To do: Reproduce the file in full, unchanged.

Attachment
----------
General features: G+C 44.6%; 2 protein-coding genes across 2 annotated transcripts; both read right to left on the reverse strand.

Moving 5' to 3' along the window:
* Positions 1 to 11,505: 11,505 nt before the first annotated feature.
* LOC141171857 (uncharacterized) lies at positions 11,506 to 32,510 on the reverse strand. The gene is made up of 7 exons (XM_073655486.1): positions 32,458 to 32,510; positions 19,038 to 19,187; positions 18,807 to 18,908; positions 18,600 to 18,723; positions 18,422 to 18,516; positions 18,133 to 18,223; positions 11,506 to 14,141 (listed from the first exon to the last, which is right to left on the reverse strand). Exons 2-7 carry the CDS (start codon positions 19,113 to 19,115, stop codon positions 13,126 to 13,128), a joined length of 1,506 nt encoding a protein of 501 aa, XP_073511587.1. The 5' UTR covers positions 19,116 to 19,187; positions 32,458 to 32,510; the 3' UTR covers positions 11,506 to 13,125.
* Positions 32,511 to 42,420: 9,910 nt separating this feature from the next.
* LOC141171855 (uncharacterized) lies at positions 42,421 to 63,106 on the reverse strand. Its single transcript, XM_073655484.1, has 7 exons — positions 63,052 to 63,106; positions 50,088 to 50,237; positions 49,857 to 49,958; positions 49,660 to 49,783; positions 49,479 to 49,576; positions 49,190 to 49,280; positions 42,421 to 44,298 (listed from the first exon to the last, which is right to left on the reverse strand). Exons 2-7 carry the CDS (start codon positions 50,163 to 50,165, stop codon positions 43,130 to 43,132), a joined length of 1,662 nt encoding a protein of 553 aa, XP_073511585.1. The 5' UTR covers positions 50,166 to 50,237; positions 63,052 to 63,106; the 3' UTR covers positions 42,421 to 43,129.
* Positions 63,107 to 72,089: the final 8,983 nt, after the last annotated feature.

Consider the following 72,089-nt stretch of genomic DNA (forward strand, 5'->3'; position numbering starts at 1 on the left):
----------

General features: G+C 44.6%; 2 protein-coding genes across 2 annotated transcripts; both read right to left on the reverse strand.

Moving 5' to 3' along the window:
* Positions 1 to 11,505: 11,505 nt before the first annotated feature.
* LOC141171857 (uncharacterized) lies at positions 11,506 to 32,510 on the reverse strand. The gene is made up of 7 exons (XM_073655486.1): positions 32,458 to 32,510; positions 19,038 to 19,187; positions 18,807 to 18,908; positions 18,600 to 18,723; positions 18,422 to 18,516; positions 18,133 to 18,223; positions 11,506 to 14,141 (listed from the first exon to the last, which is right to left on the reverse strand). Exons 2-7 carry the CDS (start codon positions 19,113 to 19,115, stop codon positions 13,126 to 13,128), a joined length of 1,506 nt encoding a protein of 501 aa, XP_073511587.1. The 5' UTR covers positions 19,116 to 19,187; positions 32,458 to 32,510; the 3' UTR covers positions 11,506 to 13,125.
* Positions 32,511 to 42,420: 9,910 nt separating this feature from the next.
* LOC141171855 (uncharacterized) lies at positions 42,421 to 63,106 on the reverse strand. Its single transcript, XM_073655484.1, has 7 exons — positions 63,052 to 63,106; positions 50,088 to 50,237; positions 49,857 to 49,958; positions 49,660 to 49,783; positions 49,479 to 49,576; positions 49,190 to 49,280; positions 42,421 to 44,298 (listed from the first exon to the last, which is right to left on the reverse strand). Exons 2-7 carry the CDS (start codon positions 50,163 to 50,165, stop codon positions 43,130 to 43,132), a joined length of 1,662 nt encoding a protein of 553 aa, XP_073511585.1. The 5' UTR covers positions 50,166 to 50,237; positions 63,052 to 63,106; the 3' UTR covers positions 42,421 to 43,129.
* Positions 63,107 to 72,089: the final 8,983 nt, after the last annotated feature.

Consider the following 72,089-nt stretch of genomic DNA (forward strand, 5'->3'; position numbering starts at 1 on the left):